Monday, August 6, 2012

The Big 5: Part 4: Dall Sheep

To catch up on previous "The Big 5" entries, click here!

The next "Big 5" critter I'd like to share is the Dall sheep (Ovis dalli). Dall sheep are cool. I really like domestic sheep/goats, and these guys can't be too different- they have personalities, aren't all that bright, but are typically gentle and loyal pets. I know rams can be nasty, but my experience of growing up with goats was a good one. These wild sheep are all white, the only all white sheep in fact, and their coloration is a camouflaging. They spend alot of time in the tippy-toppy parts of mountains and ridges, where the snow is found in most abundance. Dall sheep are not the same as a big-horned sheep, though it is understandable how you could confuse the two species. They are in the same genus (Ovis dalli and Ovis canadensis), which makes them practically cousins! Compare below:

A bachelor party of Dall sheep.
DNPP, Polychrome Pass
July 7/23/2012

Photo credit: Katie Boye
A male big-horned sheep and his harem.
Joshua Tree National Park, CA
August 2010

Dall sheep on left, big-horned sheep on right.

Anyway, I want to tell my favorite sighting story of the Dalls. We saw them often throughout the park, but often WAAAAAY up a slope, far away. It was hard to see them, most of the pictures I took were blurry, sasquatch-style pictures. We did have 3 amazing opportunities though to get close (on the shuttle bus) and observe them. The final up-close sighting is the one I'm going to share.

We were driving along the park road, which is some spots is pretty precarious. In the picture below is Polychrome Pass, not where we saw the sheep, but in a very similar spot.

It's very steep on either side, BARELY allowing for one shuttle bus to squeeze by, forget 2! There's alot of creeping around corners, and quick stops to allow the bus that has the right-of-way to pass.

We came around a bend, and saw several buses lined up, although we couldn't quite see what was happening yet. A few more bends, and we were upon the scene.

There were actually 3 buses stopped here. Just to the right of the frame, 2 buses were pulling away. They belonged to the Kantishna Experience lodge, which is private property that was encircled by DNPP when it expanded. They have their own buses, and apparently are supposed to go by the Park's rules when it comes to wildlife.

Our driver was very upset that 2 buses were stopped there for so long. I guess they have a rule of just a few minutes, as to not agitate the animals. We sat waiting for them (they had the right-of-way) for several minutes, and when we pulled up, they had been sitting here already for who knows how long.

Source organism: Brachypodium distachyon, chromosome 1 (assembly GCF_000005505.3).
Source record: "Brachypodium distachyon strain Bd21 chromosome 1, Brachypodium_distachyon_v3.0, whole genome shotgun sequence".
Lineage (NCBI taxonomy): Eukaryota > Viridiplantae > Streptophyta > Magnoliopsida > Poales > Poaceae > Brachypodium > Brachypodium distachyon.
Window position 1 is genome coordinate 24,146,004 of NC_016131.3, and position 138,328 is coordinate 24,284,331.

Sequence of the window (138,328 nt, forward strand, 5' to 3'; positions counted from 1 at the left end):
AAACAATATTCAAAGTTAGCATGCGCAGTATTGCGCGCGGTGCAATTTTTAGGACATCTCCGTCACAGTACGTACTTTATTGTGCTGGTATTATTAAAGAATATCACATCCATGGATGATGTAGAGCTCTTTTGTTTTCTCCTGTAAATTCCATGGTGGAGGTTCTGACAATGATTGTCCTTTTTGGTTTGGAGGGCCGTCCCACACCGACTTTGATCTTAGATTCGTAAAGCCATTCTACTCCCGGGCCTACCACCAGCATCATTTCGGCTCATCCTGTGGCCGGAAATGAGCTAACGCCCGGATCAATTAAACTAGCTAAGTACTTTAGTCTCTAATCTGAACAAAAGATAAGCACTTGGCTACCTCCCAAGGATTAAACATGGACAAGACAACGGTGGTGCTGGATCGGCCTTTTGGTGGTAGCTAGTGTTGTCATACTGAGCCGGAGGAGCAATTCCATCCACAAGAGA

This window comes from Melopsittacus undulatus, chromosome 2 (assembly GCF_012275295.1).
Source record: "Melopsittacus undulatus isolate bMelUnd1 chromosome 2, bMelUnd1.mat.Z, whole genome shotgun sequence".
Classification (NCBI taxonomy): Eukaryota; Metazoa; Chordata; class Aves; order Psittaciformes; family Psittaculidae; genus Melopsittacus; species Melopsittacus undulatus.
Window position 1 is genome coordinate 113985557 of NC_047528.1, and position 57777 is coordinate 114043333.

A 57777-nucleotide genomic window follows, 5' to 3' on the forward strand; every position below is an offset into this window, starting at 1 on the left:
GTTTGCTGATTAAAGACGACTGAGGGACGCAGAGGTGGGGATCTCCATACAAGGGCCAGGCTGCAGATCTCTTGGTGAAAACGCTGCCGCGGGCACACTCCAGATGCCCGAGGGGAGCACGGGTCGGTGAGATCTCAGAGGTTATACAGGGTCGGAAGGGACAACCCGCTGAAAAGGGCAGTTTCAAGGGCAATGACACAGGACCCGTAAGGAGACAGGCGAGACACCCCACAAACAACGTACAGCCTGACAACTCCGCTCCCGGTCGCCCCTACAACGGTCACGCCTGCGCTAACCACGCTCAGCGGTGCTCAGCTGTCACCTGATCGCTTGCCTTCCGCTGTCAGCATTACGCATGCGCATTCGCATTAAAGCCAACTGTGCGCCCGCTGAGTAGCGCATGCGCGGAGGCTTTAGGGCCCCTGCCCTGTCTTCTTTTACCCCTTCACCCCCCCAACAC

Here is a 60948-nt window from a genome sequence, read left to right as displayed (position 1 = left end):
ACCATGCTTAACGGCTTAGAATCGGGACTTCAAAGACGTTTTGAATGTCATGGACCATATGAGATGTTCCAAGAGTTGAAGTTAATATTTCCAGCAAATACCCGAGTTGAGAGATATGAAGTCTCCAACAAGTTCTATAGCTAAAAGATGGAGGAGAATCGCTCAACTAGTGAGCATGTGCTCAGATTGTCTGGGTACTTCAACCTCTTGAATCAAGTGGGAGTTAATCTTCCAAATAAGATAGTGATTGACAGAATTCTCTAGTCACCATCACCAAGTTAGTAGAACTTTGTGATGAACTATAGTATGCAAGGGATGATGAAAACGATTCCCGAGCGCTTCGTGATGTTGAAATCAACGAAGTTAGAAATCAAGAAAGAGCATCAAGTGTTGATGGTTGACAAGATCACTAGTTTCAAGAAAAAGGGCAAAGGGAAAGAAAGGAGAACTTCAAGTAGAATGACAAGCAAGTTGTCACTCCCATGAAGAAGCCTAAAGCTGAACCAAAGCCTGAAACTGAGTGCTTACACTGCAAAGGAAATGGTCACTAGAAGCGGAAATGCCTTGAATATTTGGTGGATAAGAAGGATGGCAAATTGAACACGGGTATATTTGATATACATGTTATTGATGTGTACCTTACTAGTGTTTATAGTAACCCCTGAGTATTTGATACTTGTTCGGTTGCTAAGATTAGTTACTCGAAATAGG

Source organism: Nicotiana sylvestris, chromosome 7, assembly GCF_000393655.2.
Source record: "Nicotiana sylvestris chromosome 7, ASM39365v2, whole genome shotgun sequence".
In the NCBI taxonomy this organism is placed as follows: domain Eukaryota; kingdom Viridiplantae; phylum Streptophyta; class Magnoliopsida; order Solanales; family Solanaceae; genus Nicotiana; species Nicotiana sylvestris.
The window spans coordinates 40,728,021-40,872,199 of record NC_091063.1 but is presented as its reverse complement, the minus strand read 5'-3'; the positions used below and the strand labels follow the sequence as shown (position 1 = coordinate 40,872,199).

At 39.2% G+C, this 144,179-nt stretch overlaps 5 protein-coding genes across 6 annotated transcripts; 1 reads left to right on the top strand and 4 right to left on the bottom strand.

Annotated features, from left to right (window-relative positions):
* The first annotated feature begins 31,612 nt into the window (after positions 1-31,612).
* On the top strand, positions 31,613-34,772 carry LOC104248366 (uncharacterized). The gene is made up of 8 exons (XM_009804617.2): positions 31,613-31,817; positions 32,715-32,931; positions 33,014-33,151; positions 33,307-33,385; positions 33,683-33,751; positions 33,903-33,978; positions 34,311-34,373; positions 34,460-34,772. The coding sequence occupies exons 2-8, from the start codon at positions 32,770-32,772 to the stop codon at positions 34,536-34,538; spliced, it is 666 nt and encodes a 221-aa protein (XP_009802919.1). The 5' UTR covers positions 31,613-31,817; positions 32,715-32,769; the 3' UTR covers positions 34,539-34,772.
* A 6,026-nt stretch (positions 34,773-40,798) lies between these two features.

The bus shown in the picture is a shuttle bus that had been waiting their turn to pull through. You can see guests on the bus taking pictures, so their bus driver stopped for a moment to allow pictures to be taken.

Then our driver was again frustrated because the driver of that shuttle, wedged herself between the sheep and the opposite side of the road. Apparently drivers are instructed to never restrict an animals movements. If they want to cross the road, they should have the option, which means drivers are to either stop short, or pull ahead for picture taking.

As soon as that shuttle moved through, and we had a turn to go through, 2 sheep bolted to the other side. Apparently the grass IS greener....ha...ha.

We then crept up, to pass through because we were running behind schedule and had actually already had another awesome viewing opportunity (the first picture of sheep is it) that day.

And these sheep were not having it.

They bolted in front of the (slowly) moving bus, and stood there! They actually confronted the bus, and stood their ground. We sat like this for maybe 30 seconds, and then I guess they deemed themselves the victors, and moved back to the right side of the road with the rest of the sheep.

It was so interesting to watch! I've seen male ungulates confront one another before. And actually the best example I can think of are my pet goats. They would play for dominance on this little dog house we gave them to climb on. And these Dalls looked just like that. Firm stance, raised heads, flared nostrils, and alert expressions.

Meanwhile, the others were content with ruminating and chewing their cud.

As we pulled away (this is looking towards the back of the bus) the little herd decided to again cross the road and head back up the slope on the opposite side.

It was a great experience that last probably all of 10 minutes, from when we rounded that first corner and saw the bus-jam, til this moment of pulling away. Dall sheep are not the most glamorous of The Big 5 to many people, but they are an integral part of Denali National Park & Preserve. They are, in fact, the reason WHY the land was set aside and a national park was created. To home and give refuge to the diminishing populations of Dall sheep.


  1. To think in all of the DNPP,these Dall sheep stood and posed for you, what a wonderful sight. Yes, very white, and lovely horns. I looked them up on Google and a lot of information is there. Your blog is always so interesting, with much detail about each of the " 5",like a running commentary, it makes the photos come to life. Cheers from Jean

    1. Thanks Jean! You always write the sweetest comments. I appreciate your kind words and it's nice to know someone's reading!

  2. That's is one time I wouldn't mind being stuck in traffic!!! Just Incredible!


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